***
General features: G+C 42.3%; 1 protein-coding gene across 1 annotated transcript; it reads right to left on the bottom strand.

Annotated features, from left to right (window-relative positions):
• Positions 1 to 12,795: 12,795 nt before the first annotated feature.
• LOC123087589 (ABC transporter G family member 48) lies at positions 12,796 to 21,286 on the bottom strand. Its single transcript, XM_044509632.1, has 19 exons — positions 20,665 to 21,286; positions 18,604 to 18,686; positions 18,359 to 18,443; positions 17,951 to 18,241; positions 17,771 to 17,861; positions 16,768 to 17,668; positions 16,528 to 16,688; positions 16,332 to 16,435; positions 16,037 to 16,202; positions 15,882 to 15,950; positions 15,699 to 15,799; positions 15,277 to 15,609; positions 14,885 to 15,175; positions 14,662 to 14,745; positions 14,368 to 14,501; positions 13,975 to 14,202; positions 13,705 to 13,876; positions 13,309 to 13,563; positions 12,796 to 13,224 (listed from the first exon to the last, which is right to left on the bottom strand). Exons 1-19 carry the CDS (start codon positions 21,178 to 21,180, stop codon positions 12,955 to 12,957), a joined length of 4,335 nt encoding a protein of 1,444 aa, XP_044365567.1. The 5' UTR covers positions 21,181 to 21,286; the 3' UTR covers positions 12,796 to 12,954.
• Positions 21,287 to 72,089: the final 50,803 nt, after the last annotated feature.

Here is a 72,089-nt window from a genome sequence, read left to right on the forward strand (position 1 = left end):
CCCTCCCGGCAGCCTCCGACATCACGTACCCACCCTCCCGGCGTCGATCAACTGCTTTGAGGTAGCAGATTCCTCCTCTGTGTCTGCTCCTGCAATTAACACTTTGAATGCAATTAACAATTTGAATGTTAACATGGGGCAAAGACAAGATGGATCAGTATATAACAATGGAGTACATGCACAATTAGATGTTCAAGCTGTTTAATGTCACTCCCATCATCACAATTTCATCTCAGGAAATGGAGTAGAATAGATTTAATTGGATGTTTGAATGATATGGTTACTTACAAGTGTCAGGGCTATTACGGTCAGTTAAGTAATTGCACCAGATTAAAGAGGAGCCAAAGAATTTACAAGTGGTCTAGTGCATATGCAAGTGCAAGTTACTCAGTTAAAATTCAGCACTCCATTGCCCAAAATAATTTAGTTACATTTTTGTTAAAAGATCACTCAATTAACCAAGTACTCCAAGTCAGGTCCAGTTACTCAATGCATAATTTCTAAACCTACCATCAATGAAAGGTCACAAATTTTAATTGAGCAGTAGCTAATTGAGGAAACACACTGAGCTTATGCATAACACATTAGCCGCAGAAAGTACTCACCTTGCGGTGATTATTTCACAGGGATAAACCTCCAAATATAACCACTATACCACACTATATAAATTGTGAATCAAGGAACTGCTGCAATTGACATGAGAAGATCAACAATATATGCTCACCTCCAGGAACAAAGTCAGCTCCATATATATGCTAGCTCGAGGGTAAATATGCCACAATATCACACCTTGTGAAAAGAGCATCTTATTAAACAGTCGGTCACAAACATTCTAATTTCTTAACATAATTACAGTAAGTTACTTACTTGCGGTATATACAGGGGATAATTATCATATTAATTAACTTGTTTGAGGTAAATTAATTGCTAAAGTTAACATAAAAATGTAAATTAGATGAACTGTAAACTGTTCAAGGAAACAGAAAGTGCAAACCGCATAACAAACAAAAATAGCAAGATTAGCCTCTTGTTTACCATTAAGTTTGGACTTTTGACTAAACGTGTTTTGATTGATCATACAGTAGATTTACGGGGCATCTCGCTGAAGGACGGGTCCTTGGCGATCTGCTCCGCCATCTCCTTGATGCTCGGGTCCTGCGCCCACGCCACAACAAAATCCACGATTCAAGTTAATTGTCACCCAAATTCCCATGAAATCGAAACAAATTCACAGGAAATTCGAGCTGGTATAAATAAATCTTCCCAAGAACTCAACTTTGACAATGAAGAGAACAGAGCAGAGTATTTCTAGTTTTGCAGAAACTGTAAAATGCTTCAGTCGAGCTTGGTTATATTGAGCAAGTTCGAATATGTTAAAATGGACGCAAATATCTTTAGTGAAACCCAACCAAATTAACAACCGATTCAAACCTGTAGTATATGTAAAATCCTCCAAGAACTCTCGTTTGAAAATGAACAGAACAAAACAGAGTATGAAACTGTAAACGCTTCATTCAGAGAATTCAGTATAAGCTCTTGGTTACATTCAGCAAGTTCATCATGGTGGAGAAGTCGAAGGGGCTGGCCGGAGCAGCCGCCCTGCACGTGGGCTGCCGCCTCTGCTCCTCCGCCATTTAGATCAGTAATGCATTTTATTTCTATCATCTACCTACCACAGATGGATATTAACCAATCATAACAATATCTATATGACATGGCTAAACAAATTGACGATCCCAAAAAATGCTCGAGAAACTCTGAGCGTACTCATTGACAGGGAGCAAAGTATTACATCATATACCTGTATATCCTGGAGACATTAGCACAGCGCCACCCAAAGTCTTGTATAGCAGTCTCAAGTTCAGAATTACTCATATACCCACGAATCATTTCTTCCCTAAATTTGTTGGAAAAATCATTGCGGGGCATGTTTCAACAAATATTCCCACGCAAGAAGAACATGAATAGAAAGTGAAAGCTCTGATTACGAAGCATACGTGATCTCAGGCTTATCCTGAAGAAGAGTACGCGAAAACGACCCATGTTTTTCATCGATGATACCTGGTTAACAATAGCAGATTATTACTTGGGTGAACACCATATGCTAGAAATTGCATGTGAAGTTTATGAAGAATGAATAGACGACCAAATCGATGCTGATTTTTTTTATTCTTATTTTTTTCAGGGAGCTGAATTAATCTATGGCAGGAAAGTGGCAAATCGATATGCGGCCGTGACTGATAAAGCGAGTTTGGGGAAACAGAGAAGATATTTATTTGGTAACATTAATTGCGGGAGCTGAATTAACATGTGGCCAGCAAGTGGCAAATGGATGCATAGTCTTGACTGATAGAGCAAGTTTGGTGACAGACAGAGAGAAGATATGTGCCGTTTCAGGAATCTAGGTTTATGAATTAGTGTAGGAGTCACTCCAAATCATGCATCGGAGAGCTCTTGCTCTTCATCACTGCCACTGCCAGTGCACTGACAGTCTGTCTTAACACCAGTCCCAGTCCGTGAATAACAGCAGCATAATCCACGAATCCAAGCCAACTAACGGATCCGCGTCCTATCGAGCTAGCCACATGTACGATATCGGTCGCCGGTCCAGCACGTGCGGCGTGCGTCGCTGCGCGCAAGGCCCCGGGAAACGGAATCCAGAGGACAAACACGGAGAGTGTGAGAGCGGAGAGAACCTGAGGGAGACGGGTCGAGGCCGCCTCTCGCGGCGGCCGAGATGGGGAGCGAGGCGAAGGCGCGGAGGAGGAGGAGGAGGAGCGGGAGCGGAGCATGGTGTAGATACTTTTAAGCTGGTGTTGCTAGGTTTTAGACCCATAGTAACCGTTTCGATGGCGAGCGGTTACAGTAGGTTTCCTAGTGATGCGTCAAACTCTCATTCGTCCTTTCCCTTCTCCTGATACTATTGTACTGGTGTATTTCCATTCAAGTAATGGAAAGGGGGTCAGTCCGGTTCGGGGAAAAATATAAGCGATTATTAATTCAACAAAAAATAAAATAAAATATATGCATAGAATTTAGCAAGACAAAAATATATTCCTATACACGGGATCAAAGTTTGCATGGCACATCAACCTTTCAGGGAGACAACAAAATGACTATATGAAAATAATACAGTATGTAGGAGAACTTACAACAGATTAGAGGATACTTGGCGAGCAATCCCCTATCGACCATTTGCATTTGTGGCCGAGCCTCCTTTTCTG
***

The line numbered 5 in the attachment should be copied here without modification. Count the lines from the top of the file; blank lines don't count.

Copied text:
• Positions 21,287 to 72,089: the final 50,803 nt, after the last annotated feature.